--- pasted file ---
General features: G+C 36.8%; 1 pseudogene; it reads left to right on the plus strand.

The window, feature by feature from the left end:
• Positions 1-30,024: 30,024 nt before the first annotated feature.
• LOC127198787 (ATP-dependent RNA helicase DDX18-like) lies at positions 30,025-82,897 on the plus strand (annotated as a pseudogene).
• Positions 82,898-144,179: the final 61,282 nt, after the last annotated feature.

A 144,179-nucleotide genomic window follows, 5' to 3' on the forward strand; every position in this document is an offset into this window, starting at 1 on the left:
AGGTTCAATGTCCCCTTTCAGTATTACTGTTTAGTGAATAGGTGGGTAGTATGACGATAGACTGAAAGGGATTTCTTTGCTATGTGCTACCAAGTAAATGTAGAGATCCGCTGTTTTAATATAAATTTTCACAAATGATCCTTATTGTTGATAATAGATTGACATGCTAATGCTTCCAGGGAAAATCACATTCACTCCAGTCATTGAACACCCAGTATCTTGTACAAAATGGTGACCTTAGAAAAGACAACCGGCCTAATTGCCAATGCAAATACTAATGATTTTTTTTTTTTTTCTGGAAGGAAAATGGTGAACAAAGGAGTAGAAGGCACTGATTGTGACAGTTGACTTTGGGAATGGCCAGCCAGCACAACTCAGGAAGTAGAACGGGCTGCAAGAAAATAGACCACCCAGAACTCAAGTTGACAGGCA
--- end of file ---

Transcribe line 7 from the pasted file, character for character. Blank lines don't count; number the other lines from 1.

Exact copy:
AGGTTCAATGTCCCCTTTCAGTATTACTGTTTAGTGAATAGGTGGGTAGTATGACGATAGACTGAAAGGGATTTCTTTGCTATGTGCTACCAAGTAAATGTAGAGATCCGCTGTTTTAATATAAATTTTCACAAATGATCCTTATTGTTGATAATAGATTGACATGCTAATGCTTCCAGGGAAAATCACATTCACTCCAGTCATTGAACACCCAGTATCTTGTACAAAATGGTGACCTTAGAAAAGACAACCGGCCTAATTGCCAATGCAAATACTAATGATTTTTTTTTTTTTTCTGGAAGGAAAATGGTGAACAAAGGAGTAGAAGGCACTGATTGTGACAGTTGACTTTGGGAATGGCCAGCCAGCACAACTCAGGAAGTAGAACGGGCTGCAAGAAAATAGACCACCCAGAACTCAAGTTGACAGGCA